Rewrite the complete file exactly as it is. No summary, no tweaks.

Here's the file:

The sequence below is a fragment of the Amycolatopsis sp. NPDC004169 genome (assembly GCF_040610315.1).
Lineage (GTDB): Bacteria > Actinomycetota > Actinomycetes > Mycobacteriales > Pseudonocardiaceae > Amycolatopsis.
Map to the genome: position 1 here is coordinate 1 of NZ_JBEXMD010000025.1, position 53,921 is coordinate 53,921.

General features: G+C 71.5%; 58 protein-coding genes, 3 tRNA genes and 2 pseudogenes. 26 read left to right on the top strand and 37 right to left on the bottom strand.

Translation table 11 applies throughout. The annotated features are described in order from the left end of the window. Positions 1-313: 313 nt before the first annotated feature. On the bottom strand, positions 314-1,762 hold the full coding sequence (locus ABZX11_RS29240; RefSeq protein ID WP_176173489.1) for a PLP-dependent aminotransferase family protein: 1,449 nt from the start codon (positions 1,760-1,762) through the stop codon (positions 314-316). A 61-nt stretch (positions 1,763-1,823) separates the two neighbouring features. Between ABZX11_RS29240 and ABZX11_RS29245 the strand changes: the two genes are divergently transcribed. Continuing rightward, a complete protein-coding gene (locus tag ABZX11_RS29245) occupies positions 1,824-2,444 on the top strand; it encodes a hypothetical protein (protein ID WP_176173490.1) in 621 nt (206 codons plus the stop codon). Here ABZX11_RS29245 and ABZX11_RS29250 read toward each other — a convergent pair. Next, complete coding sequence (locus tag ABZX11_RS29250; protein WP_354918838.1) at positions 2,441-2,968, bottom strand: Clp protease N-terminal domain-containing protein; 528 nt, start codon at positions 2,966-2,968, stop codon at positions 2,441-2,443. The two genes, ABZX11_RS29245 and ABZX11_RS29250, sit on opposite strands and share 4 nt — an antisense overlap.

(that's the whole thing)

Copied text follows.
The sequence below is a fragment of the Amycolatopsis sp. NPDC004169 genome (assembly GCF_040610315.1).
Lineage (GTDB): Bacteria > Actinomycetota > Actinomycetes > Mycobacteriales > Pseudonocardiaceae > Amycolatopsis.
Map to the genome: position 1 here is coordinate 1 of NZ_JBEXMD010000025.1, position 53,921 is coordinate 53,921.

General features: G+C 71.5%; 58 protein-coding genes, 3 tRNA genes and 2 pseudogenes. 26 read left to right on the top strand and 37 right to left on the bottom strand.

Translation table 11 applies throughout. The annotated features are described in order from the left end of the window. Positions 1-313: 313 nt before the first annotated feature. On the bottom strand, positions 314-1,762 hold the full coding sequence (locus ABZX11_RS29240; RefSeq protein ID WP_176173489.1) for a PLP-dependent aminotransferase family protein: 1,449 nt from the start codon (positions 1,760-1,762) through the stop codon (positions 314-316). A 61-nt stretch (positions 1,763-1,823) separates the two neighbouring features. Between ABZX11_RS29240 and ABZX11_RS29245 the strand changes: the two genes are divergently transcribed. Continuing rightward, a complete protein-coding gene (locus tag ABZX11_RS29245) occupies positions 1,824-2,444 on the top strand; it encodes a hypothetical protein (protein ID WP_176173490.1) in 621 nt (206 codons plus the stop codon). Here ABZX11_RS29245 and ABZX11_RS29250 read toward each other — a convergent pair. Next, complete coding sequence (locus tag ABZX11_RS29250; protein WP_354918838.1) at positions 2,441-2,968, bottom strand: Clp protease N-terminal domain-containing protein; 528 nt, start codon at positions 2,966-2,968, stop codon at positions 2,441-2,443. The two genes, ABZX11_RS29245 and ABZX11_RS29250, sit on opposite strands and share 4 nt — an antisense overlap.